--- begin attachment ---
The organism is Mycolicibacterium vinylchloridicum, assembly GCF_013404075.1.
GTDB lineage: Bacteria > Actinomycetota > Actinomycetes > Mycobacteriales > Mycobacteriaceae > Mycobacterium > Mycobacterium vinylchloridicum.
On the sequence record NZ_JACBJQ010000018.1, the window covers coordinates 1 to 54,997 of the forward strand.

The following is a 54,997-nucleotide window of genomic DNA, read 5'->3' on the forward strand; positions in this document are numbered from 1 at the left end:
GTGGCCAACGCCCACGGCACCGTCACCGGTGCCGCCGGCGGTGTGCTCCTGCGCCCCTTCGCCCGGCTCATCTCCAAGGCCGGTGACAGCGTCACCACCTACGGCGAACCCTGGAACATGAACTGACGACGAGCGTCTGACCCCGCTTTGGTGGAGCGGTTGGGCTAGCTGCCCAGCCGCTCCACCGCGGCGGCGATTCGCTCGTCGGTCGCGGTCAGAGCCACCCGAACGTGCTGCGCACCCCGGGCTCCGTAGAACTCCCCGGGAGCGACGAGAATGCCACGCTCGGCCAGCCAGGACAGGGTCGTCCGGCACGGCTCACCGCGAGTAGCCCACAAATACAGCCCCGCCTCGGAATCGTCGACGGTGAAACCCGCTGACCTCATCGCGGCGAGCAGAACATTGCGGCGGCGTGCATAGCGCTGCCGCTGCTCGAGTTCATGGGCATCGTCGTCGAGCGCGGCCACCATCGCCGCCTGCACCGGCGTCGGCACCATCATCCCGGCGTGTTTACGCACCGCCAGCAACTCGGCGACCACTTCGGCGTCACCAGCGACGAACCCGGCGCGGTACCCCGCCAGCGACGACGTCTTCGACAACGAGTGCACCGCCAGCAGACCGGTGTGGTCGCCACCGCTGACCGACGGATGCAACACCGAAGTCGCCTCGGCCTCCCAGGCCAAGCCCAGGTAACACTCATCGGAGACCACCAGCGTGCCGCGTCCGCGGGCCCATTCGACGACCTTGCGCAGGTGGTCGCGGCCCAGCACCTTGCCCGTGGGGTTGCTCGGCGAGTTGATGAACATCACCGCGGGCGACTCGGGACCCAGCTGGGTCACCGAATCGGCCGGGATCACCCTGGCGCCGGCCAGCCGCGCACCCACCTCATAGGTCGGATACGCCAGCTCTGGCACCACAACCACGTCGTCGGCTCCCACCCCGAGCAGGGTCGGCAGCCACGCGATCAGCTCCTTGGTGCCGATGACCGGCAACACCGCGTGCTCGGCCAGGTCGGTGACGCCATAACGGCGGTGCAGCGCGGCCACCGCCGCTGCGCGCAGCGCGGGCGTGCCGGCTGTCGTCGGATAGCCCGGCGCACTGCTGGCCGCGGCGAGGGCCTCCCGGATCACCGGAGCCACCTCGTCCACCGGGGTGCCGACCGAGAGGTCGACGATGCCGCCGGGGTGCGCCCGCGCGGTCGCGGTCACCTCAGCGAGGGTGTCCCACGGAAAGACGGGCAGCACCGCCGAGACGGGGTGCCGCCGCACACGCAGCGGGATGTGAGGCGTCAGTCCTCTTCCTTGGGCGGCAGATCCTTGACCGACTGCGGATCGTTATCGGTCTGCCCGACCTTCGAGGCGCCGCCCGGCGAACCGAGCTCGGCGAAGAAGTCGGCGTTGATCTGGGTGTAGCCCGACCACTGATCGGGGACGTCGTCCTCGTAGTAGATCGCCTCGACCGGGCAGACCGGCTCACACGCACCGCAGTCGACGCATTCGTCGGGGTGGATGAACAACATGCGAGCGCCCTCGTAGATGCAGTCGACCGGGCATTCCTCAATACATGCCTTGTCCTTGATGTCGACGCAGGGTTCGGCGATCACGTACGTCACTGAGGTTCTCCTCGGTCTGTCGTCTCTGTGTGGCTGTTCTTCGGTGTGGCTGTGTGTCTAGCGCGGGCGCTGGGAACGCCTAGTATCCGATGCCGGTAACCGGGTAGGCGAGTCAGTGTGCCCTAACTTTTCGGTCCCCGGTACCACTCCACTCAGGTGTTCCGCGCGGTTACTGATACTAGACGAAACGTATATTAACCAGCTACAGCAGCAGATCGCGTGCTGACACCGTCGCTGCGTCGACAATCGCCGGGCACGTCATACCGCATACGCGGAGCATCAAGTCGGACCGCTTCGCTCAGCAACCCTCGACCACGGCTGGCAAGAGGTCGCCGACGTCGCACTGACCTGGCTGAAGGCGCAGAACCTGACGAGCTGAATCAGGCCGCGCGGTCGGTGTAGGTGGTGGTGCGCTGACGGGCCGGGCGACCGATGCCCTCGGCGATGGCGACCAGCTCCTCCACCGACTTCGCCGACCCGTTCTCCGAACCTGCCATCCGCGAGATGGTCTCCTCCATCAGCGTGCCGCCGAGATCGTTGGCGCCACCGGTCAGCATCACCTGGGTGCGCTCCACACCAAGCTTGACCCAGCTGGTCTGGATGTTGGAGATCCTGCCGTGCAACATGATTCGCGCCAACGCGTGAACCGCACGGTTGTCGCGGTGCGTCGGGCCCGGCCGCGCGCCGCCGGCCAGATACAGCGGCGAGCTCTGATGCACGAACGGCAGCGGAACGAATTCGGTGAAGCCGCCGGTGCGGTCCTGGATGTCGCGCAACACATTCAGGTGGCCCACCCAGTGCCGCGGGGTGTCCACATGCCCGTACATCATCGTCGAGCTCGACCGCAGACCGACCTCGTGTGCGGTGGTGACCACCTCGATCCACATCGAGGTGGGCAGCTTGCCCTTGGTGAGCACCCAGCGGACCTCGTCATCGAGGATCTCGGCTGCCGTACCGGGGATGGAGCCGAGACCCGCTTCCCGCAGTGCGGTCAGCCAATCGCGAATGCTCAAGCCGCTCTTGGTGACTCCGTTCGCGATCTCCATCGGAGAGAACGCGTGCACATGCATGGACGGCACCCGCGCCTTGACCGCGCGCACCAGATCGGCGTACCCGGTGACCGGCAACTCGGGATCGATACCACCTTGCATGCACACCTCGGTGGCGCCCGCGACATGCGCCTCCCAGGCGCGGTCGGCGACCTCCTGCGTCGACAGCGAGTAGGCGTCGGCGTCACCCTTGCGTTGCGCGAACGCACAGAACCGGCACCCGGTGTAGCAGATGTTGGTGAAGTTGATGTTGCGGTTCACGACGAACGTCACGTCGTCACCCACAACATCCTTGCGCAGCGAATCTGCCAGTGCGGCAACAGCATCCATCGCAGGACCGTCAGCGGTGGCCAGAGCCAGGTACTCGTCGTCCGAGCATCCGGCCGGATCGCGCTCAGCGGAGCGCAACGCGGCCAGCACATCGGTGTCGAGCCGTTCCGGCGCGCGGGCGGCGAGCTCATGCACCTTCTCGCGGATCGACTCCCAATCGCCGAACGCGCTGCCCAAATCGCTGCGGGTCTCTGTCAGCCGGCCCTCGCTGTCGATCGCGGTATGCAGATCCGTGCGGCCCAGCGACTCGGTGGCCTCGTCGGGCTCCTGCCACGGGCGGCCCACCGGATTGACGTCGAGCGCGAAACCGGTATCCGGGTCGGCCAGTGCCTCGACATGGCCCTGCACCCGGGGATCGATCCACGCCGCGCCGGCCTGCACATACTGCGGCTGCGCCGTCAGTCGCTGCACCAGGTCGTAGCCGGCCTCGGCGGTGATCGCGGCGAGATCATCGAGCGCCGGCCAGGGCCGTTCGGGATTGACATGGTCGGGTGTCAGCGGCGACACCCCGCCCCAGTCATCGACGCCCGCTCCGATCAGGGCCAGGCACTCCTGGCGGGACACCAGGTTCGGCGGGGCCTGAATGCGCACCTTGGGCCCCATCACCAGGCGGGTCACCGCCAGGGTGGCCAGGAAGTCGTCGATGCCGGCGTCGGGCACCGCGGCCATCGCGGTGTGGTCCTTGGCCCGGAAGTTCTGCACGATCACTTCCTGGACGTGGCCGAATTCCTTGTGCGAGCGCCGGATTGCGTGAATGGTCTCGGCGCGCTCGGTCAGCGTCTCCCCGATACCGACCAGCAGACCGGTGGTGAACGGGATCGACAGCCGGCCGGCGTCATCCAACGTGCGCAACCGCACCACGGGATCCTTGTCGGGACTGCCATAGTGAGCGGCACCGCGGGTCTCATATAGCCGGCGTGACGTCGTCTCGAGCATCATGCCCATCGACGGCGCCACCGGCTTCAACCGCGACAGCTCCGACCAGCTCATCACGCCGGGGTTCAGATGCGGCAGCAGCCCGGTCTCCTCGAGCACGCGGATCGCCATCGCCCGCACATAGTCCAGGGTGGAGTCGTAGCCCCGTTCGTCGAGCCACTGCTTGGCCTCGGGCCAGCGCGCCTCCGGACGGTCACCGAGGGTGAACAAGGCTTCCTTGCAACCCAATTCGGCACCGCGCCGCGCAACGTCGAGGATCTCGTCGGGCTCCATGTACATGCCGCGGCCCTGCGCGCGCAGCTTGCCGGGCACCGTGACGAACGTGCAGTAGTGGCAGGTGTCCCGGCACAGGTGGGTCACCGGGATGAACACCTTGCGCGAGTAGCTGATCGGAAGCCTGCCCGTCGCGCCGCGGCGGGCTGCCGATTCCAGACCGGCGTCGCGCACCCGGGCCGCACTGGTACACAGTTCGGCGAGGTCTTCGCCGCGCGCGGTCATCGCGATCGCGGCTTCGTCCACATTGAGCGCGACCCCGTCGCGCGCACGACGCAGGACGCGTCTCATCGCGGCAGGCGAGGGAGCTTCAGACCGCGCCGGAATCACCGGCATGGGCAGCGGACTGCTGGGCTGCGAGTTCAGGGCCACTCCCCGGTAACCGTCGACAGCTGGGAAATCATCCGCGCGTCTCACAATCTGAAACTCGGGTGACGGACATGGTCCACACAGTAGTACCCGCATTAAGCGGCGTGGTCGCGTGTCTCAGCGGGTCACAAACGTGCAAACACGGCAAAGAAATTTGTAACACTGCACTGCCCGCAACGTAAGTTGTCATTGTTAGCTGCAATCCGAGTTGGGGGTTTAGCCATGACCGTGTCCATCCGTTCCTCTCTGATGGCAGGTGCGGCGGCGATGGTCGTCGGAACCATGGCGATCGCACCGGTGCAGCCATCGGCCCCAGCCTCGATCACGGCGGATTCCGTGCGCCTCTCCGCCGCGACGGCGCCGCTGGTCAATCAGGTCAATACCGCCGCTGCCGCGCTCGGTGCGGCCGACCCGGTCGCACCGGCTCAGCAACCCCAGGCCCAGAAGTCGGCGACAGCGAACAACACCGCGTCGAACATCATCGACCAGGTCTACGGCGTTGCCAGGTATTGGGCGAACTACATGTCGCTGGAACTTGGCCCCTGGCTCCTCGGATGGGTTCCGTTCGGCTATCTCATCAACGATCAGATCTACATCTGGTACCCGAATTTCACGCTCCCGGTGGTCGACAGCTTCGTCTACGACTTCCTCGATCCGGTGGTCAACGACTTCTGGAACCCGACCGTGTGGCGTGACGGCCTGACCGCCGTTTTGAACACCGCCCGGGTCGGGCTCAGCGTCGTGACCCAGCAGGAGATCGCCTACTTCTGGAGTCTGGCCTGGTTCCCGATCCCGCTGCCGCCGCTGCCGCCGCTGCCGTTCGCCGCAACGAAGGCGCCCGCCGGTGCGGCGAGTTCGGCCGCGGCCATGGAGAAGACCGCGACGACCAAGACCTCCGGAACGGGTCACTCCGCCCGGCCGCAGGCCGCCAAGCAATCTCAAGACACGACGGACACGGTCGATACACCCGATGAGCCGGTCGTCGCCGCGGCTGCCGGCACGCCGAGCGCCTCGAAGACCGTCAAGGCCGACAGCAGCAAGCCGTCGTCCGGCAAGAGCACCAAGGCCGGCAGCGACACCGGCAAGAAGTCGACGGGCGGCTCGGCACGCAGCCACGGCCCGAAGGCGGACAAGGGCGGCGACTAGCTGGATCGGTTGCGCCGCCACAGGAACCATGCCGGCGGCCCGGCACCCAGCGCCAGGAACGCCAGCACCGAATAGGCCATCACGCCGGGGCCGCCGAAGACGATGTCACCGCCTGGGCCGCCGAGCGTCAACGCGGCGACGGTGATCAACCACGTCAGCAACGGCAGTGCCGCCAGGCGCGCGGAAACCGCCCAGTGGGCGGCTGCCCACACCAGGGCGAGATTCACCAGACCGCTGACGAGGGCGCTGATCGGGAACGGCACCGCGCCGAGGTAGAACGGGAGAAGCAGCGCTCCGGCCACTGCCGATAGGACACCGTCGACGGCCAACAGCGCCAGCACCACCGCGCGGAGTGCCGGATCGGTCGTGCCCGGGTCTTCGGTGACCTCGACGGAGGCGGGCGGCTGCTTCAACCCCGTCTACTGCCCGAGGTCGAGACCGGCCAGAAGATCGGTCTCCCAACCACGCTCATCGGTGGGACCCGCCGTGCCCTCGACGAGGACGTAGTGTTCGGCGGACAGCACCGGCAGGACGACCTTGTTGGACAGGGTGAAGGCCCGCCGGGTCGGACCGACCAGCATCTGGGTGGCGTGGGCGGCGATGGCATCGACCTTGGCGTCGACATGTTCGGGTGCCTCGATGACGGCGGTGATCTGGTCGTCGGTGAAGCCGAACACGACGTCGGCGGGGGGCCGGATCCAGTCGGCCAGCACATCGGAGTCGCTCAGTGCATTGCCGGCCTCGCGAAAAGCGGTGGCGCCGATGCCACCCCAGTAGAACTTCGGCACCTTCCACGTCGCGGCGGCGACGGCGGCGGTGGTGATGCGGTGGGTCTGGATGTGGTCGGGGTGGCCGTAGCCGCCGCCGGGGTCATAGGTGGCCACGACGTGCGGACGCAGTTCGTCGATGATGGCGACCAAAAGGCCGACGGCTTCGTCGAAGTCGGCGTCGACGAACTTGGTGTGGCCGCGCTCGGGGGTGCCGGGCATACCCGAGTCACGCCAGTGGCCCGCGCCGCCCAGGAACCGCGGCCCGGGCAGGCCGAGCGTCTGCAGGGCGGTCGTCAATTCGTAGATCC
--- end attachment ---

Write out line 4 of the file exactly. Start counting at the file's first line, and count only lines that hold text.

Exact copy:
The following is a 54,997-nucleotide window of genomic DNA, read 5'->3' on the forward strand; positions in this document are numbered from 1 at the left end: